I got this unit essentially for free a few years back after getting rid of my VooDu Valve which was too expensive/overkill.
It's a nice little unit great for practicing guitar and has the added bonus of foot switches (the two big knobs at the bottom):
This unit has seen better days and it kept switching itself off or resetting once in a while whenever the cables were moved. Also, it didn't want to work on battery power.
The back is pretty simple, just input, output, expression pedal input and power.
The battery compartment is completely removable without any wires. The designers chose an interesting solution of sending the power via some springy wires that are sandwiched between the battery compartment and the board.
To get the front panel off the two knobs from the digital pots need to be removed...
... as well as the two plastic stand-offs keeping the board in place. Another nice mechanical touch.
It's a full digital effects processor so there's not much to see. A big ASICs labeled ZFX-3 that is probably a derivative of a 32-bit DSP. I suspect the same chip is used in several products of the time, with this one being the entry-level.
- a WM8734 CODEC chip that provides a 96kHz ADC and DAC solution.
- 1Mx16 SDRAM chip from Etron that's probably used for the echo/reverb buffers.
- small chip labeled Zoom MPU-1 - probably a small uC that provides the glue logic and coordinates the DSP, CODEC and LCD
- small chip from TI labeled 68J771k. Probably a 68000 uC derivative, though I cannot figure out what it's supposed to do, it seems to only be connected to the right digital potentiometer. If that's the case, it's quite overkill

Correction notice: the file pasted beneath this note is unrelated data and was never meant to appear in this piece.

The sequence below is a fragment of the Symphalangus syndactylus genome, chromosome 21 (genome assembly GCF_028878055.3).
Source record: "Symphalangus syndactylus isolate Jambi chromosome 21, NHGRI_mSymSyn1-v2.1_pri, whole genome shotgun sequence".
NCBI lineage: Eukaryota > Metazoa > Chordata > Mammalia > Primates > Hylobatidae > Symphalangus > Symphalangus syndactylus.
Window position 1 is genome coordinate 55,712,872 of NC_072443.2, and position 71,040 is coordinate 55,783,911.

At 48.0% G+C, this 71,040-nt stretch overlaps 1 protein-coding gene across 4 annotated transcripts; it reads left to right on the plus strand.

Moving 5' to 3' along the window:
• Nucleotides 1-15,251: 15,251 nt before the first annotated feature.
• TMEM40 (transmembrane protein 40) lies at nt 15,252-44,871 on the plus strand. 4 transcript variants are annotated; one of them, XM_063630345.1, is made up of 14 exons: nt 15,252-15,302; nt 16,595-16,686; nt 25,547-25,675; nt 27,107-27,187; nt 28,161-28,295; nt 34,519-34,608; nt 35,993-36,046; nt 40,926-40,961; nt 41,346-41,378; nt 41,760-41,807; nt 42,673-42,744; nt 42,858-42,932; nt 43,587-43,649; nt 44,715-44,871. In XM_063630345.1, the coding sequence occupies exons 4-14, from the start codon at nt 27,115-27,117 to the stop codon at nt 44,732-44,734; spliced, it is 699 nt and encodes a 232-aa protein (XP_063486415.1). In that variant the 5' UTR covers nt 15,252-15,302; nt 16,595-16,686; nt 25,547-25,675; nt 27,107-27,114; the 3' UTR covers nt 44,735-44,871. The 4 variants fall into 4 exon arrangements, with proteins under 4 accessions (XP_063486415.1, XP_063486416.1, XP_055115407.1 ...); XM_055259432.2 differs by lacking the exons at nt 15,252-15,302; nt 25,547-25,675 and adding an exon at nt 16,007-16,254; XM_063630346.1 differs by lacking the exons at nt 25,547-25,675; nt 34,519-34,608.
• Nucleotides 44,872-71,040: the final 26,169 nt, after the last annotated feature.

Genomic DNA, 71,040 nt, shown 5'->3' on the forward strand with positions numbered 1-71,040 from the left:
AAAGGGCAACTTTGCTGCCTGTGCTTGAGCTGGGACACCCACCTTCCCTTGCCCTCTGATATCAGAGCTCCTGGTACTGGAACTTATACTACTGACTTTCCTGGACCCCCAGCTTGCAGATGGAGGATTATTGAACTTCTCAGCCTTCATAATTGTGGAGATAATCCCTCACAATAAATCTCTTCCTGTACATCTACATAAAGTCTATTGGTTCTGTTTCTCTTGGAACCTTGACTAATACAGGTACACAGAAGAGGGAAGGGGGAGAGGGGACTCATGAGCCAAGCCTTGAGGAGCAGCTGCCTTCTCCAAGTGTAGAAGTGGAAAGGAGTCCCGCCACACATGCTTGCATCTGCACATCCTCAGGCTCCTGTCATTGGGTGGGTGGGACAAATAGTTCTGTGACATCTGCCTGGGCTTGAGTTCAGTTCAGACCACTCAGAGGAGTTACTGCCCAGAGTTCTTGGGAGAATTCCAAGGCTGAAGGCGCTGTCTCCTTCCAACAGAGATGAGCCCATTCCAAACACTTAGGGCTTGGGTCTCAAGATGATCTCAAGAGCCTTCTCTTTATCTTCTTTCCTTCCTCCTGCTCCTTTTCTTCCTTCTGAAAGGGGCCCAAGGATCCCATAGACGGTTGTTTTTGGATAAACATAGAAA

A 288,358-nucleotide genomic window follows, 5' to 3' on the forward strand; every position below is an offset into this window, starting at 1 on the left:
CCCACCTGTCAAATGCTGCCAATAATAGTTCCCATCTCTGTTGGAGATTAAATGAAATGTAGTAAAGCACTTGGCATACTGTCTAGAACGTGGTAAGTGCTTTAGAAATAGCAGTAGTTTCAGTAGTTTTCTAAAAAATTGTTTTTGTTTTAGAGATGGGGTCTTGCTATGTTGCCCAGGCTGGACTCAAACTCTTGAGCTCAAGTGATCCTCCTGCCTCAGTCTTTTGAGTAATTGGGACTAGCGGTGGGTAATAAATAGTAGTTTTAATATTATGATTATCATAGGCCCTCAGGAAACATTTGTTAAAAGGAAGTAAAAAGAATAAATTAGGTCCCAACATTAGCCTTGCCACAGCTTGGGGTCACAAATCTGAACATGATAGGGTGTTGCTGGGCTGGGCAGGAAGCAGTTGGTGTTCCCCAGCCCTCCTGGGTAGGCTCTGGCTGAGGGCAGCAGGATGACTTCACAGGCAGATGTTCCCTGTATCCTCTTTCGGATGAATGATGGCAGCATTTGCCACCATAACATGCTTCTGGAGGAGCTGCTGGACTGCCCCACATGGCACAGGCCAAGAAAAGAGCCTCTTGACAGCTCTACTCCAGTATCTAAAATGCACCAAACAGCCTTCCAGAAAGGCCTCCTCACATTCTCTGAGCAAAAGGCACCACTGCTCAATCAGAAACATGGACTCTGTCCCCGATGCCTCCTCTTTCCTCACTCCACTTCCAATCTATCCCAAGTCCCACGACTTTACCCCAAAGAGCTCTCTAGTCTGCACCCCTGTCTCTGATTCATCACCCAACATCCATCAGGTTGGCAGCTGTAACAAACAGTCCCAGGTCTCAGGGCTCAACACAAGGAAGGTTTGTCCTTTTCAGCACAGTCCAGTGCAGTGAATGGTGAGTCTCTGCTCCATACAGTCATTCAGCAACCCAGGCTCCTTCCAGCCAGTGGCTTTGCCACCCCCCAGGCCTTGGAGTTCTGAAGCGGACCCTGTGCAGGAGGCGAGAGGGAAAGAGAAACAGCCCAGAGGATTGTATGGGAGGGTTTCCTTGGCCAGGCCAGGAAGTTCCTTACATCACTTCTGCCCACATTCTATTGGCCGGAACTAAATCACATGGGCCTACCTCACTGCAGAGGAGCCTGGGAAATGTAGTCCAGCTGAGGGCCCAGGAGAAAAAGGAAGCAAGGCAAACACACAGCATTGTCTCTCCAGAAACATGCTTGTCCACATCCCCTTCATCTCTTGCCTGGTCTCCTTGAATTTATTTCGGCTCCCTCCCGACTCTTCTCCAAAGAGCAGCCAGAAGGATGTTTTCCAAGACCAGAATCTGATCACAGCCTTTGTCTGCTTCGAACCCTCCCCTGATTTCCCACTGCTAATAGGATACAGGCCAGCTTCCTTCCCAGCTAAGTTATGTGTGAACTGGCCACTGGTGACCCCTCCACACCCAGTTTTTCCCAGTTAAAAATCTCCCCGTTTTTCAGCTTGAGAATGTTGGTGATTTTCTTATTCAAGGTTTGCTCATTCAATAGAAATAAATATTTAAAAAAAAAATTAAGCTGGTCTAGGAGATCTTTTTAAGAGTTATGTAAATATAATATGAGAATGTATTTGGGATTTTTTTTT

- the small chip marked 7082 8615 JRC might be an headphone amplifier
Well, there's nothing wrong with the board and it looks in perfect condition. The soldering on the I/O sockets is also good and without play.
Aha! The input jack is quite corroded and the other sockets don't look so well.
Some rubbing with the brass wire brush and a bit of Isopropyl alcohol on a Q-tip cleans the stuff easily.
The case is given a rub with hot water in the sink and a small blow with the aircan.
Oh, the the power-on on battery works only when the input jack is connected. Still, it's intermittent, even after cleaning, and it only works by pushing the jack well into the socket.
Well, that's quite stupid, I thought TRS (?) jacks are standard by now. The culprit is obviously shorter by a couple of millimeters.
Since the guitar was also in the need of some love, I did a temporary fix to the output socket that was hanging around. One of the ears from the cover broke off and the cable kept plugging itself out.
The cover is curved and from a brittle yet slightly elastic material, not easy to get hold off. I'm thinking ebonite, but a 3D printed part from PLA or ABS might work just fine.
In the meantime some steel wire will have to do.
For anyone having the same problems: the unit does not need to be opened.
Rubbing all the contacts with alcohol and a small wire brush cures the symptoms.